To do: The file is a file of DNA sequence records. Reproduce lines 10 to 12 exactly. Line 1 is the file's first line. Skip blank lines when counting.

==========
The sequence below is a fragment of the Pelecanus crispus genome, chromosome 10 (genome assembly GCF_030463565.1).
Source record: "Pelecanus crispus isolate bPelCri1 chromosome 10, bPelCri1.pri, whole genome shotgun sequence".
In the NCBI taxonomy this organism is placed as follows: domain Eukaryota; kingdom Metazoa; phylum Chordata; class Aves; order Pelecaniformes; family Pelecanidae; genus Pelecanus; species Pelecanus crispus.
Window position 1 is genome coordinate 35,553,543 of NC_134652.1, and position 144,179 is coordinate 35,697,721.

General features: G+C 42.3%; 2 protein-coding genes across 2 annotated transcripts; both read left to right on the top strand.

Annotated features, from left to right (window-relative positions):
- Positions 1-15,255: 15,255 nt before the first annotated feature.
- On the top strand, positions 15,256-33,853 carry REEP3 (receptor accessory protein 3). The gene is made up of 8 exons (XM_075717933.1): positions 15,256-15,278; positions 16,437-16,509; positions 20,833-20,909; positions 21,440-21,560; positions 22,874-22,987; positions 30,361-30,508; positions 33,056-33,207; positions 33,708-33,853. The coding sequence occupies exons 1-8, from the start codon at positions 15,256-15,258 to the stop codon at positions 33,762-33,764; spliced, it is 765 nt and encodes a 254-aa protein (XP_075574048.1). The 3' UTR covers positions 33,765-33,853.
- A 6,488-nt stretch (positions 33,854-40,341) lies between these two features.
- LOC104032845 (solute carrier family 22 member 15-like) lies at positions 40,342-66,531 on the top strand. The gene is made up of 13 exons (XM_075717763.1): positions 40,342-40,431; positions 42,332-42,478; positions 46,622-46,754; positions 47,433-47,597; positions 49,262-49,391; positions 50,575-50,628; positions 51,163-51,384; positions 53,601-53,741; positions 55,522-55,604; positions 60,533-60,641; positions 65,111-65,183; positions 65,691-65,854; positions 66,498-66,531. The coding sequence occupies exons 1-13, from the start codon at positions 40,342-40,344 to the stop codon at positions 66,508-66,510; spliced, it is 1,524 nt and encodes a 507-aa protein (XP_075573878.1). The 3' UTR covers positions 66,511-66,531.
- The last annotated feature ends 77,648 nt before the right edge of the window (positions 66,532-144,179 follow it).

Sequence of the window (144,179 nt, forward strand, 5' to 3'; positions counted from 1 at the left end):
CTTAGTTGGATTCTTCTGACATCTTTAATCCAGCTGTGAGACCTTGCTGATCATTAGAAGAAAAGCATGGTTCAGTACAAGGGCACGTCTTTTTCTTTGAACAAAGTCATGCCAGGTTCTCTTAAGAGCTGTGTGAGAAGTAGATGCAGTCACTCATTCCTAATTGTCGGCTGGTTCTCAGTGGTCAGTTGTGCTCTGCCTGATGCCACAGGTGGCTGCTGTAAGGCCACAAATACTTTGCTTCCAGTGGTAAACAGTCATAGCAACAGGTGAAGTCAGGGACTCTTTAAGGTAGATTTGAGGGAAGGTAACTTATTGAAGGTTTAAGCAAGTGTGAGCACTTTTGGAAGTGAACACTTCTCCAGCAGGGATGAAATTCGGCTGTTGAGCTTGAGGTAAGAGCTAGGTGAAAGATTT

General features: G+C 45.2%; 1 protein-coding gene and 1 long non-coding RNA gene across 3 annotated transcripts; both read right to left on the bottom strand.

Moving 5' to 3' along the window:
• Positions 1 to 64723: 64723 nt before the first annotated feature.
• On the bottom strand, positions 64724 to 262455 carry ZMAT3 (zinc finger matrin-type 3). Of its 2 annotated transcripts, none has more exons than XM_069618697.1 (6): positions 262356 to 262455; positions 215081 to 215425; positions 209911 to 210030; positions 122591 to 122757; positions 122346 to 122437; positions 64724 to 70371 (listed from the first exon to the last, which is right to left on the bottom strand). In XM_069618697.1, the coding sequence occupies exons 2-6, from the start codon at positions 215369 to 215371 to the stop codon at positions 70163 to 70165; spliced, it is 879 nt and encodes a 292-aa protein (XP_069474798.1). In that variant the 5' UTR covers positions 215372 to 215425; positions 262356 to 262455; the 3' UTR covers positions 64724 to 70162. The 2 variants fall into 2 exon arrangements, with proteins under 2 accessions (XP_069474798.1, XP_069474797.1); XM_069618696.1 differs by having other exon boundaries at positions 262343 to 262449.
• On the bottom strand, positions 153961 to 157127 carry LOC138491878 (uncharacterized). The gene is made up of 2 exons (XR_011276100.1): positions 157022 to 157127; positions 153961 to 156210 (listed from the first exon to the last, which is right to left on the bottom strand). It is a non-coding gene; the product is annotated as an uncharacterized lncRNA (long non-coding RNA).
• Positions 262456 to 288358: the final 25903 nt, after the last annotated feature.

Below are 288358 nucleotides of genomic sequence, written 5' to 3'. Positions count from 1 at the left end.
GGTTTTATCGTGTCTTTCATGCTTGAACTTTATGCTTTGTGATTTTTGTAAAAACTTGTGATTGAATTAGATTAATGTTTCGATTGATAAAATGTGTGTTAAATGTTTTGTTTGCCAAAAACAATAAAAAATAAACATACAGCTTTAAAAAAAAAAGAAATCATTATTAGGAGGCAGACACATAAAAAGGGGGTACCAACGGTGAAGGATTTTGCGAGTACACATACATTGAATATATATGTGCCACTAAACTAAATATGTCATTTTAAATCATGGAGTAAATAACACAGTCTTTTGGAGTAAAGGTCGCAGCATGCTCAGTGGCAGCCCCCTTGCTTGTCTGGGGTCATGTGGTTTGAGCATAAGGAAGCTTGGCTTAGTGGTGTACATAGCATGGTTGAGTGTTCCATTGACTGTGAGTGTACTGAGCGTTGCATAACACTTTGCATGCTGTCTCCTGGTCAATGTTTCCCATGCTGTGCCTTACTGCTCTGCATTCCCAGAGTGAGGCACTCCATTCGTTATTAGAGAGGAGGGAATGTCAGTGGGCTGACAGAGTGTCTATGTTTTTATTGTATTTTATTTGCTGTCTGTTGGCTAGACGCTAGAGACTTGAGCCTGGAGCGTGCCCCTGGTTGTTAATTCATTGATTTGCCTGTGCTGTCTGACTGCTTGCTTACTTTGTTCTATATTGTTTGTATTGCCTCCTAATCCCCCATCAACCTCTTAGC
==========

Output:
- LOC104032845 (solute carrier family 22 member 15-like) lies at positions 40,342-66,531 on the top strand. The gene is made up of 13 exons (XM_075717763.1): positions 40,342-40,431; positions 42,332-42,478; positions 46,622-46,754; positions 47,433-47,597; positions 49,262-49,391; positions 50,575-50,628; positions 51,163-51,384; positions 53,601-53,741; positions 55,522-55,604; positions 60,533-60,641; positions 65,111-65,183; positions 65,691-65,854; positions 66,498-66,531. The coding sequence occupies exons 1-13, from the start codon at positions 40,342-40,344 to the stop codon at positions 66,508-66,510; spliced, it is 1,524 nt and encodes a 507-aa protein (XP_075573878.1). The 3' UTR covers positions 66,511-66,531.
- The last annotated feature ends 77,648 nt before the right edge of the window (positions 66,532-144,179 follow it).

Sequence of the window (144,179 nt, forward strand, 5' to 3'; positions counted from 1 at the left end):